Who are we?
We are a group of six scholars who wanted to create a blog about graduate school! The six of us met at the University of South Florida, some of us through undergrad and the rest through the History department’s Master’s program. Although we all come from various backgrounds and we study vastly different historical eras, the demands of graduate school led to a need to rely heavily upon one another for support. Graduate school was a challenge for each of us, and not always in the same way.
Our fields of interest range from the Ancient to Modern world; from cultural history, to military history, to intellectual history, and even environmental policy. Our differences helped to push each one of us further, as we quickly learned how to not only address our research to wider audiences, but also learn and borrow different methodological approaches. We hope to share this with you, and above all encourage our readers to form a tight-knit cohort of their own. Graduate school is tough, but it is made easier when one learns to cultivate long-lasting friendships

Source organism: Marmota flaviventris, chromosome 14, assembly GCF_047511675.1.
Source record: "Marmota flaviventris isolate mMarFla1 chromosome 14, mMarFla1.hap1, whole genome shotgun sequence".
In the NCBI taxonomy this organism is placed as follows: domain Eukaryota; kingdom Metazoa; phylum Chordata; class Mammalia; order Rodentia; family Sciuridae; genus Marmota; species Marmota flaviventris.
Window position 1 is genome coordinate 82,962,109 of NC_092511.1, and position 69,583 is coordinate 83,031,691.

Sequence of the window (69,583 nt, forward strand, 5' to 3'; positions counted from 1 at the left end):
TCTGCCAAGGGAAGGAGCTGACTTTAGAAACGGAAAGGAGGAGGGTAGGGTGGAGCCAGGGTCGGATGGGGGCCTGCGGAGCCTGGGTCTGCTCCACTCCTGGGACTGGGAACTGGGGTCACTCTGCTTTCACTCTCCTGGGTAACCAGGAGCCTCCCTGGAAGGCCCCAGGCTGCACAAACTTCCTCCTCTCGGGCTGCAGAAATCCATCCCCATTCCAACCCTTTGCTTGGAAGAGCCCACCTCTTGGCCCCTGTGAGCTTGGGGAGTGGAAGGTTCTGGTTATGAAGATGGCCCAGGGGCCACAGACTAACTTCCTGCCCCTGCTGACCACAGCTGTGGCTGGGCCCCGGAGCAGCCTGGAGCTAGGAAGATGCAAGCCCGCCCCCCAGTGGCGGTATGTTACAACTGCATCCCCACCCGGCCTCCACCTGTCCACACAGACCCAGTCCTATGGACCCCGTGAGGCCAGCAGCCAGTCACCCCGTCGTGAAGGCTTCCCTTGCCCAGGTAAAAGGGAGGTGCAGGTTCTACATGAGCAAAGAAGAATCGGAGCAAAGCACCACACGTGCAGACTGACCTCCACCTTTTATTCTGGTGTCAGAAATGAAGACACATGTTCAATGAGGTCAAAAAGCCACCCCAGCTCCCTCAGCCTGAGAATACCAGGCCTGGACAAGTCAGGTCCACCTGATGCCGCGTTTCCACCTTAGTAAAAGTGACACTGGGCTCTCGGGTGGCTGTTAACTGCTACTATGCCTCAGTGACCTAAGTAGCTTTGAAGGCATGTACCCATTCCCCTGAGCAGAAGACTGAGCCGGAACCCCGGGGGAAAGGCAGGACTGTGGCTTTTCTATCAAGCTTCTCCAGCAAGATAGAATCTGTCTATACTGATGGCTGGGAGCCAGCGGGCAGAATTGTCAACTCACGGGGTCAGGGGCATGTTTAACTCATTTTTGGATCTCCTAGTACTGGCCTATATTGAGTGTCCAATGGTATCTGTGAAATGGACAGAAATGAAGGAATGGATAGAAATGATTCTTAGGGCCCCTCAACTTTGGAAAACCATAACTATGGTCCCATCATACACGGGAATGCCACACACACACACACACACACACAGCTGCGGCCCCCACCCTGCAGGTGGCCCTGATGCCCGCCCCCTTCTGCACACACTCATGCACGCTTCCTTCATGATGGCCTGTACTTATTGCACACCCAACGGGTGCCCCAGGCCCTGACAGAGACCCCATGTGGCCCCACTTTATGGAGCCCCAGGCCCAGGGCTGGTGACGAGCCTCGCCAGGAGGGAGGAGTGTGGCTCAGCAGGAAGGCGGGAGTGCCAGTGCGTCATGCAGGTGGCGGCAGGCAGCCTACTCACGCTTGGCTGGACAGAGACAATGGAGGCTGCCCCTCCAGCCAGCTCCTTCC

If you want to learn more about us as individuals, please go to our About Us page.
Why another blog?
Graduate school in the humanities can be an individualistic and isolating experience where not knowing the unspoken norms of the culture can put you behind. We hope this blog will help introduce unique perspectives about being a graduate student so readers have a better understanding of the variety of day-to-day demands of this pursuit. We also hope to foster a community of readers and contributors to help fellow graduate students navigate their programs as well as educate others about their unique experiences
What is our mission?
We hope to inform readers about life as a graduate student–navigating professors, managing research goals, applying for funding, attending conferences, working as a research or teaching assistant, and generally surviving the rigors of pursuing your passions while often being overworked and underfunded. With a variety of different perspectives, we hope these experiences and nuances of academic life will provide readers useful information to help them achieve the success they want as a graduate student.